Myanmar Military Seizes Power in Coup

Nicole Celis, Staff Writer

On Feb. 1, the military in Myanmar reclaimed control of the government from the civilian rule democracy that has been in place since 2011. Reports from inside the country state that the military has taken over in a coup d’etat and that members of the National League for Democracy (NLD) have been detained. A state of emergency has been announced for one year, and it is assumed that the military plans on remaining in control during that time.

This planned coup was sparked by widespread criticism of the recent election of Aung San Suu Kyi, with many opposers citing election fraud. She is among the group of people suspected to be detained, and there is current suspicion that she is under house arrest. Power was transferred to commander-in-chief Min Aung Hlaing, who has been under international fire before for his role in ethnic cleansing in the country. In 2017, thousands of Rohingya Muslims were killed, and more than 700,000 fled to Bangladesh, according to The country at large considers them to be “illegal immigrants” and has denied them citizenship in the past. Suu Kyi has also been criticized for her role in the mass ethnic cleansing that happened during her leadership.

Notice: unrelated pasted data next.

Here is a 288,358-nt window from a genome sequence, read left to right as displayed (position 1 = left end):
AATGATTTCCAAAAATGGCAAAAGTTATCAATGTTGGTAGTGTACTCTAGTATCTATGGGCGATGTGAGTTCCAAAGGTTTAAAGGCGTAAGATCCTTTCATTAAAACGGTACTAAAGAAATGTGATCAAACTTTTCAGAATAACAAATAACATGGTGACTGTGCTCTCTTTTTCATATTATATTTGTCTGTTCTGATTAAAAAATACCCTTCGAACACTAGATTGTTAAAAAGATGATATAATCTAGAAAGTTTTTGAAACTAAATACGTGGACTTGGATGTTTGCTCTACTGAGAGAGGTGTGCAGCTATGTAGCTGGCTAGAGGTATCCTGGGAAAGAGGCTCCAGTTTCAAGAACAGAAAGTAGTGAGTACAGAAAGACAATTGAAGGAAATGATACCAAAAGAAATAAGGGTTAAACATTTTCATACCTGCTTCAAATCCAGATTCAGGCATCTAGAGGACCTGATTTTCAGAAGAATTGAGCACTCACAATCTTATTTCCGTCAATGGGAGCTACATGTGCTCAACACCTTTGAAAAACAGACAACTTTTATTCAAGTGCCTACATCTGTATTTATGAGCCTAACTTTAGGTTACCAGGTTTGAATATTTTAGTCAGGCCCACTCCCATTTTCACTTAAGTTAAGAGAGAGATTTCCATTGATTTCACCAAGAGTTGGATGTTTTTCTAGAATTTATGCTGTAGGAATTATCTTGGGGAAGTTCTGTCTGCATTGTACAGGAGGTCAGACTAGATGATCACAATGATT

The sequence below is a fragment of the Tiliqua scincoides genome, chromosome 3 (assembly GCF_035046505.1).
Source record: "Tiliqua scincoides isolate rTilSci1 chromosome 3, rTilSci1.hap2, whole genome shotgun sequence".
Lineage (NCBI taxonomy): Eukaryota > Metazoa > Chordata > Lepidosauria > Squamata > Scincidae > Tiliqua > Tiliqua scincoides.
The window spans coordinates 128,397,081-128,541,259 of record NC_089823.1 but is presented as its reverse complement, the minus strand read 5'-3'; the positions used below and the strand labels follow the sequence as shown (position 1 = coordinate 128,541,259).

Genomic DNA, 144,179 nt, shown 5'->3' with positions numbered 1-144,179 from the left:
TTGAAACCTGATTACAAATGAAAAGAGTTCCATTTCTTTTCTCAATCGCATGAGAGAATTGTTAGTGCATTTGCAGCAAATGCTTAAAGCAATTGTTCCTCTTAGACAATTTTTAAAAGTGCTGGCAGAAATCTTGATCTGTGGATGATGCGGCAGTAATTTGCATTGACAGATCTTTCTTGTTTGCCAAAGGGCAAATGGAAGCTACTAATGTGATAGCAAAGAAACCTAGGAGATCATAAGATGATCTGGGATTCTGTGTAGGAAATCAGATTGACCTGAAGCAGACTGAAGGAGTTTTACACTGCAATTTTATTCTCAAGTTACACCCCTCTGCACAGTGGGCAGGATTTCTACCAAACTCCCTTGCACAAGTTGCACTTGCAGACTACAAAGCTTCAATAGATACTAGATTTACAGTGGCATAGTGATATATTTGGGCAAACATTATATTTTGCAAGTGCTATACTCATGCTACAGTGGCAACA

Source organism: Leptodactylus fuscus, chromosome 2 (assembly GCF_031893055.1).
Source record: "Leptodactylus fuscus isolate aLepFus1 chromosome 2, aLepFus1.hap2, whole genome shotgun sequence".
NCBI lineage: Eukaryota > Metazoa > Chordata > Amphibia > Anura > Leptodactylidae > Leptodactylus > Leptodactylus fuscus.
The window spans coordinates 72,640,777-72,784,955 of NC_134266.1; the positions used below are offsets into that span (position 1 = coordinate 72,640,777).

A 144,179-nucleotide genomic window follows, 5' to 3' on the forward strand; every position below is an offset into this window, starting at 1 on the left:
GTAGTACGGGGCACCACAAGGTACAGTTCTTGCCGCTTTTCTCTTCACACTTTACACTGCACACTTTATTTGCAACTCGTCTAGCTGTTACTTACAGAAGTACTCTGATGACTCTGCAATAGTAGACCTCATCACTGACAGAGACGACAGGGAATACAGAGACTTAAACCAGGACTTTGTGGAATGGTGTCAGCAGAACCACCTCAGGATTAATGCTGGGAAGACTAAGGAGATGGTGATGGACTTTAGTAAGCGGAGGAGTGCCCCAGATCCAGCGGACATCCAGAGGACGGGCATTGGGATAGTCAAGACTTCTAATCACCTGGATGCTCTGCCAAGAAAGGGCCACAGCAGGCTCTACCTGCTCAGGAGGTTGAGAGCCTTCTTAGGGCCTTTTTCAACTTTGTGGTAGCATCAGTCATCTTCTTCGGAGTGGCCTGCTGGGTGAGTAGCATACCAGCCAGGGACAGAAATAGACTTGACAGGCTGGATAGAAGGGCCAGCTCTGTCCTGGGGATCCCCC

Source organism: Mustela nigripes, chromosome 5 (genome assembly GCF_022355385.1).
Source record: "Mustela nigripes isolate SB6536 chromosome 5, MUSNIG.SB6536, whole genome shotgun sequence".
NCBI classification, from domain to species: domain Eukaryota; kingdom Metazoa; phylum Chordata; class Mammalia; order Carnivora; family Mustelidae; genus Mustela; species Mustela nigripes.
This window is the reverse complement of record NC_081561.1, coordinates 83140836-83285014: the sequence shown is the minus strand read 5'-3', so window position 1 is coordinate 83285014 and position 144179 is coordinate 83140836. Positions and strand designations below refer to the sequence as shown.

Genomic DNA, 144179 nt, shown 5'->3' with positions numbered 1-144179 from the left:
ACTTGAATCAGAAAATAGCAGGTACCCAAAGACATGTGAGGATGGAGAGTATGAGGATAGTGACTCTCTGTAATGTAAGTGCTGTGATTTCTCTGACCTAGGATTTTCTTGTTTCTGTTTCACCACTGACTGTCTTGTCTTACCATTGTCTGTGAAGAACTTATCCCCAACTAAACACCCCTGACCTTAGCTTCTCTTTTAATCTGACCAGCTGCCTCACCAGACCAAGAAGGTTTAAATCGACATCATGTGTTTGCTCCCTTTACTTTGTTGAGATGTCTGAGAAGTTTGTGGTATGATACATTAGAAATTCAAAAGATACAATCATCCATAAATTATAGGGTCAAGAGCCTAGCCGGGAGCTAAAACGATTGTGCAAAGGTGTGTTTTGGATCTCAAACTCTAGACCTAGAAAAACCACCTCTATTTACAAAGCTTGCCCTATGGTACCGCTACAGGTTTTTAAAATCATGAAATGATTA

One issue that has many people worried is that the internet has been shut down in Myanmar amid protests of the coup. Amnesty International is worried about the potential risk for human rights violations during this time as the ability to communicate with the outside world is extremely limited. 

After news of the coup d’etat broke worldwide, President Joe Biden came forth threatening sanctions if the military does not concede control and democracy is restored. He has since called on generals to revert their course in the government and to release detained leaders of NLD, including Suu Kyi. 

Though the exact path President Biden will take is unclear, it will be his first major international move since taking the oath of office on Jan. 20. 

“We will work with our partners to support restoration of democracy and the rule of law, and impose consequences on those responsible,” Biden said during a State Department speech. 

Biden will have to form a coalition to effectively impose sanctions, so this will be the first real test of his foreign policy abilities, and it could be a telling event for the rest of his presidency.

Economic sanctions would threaten Myanmar by cutting off a large portion of its diverse foreign investment, which could lead it to turn to China for assistance. Many U.S. allies are “watching and waiting” to see whether the U.S. will pull its investments in Myanmar. National Security Advisor Jake Sullivan also explains that the President can consider an executive order and/or congressionally approved package of sanctions. Having a bipartisan package approved would be a huge step towards demonstrating Biden’s commitment to working on both sides of the aisle.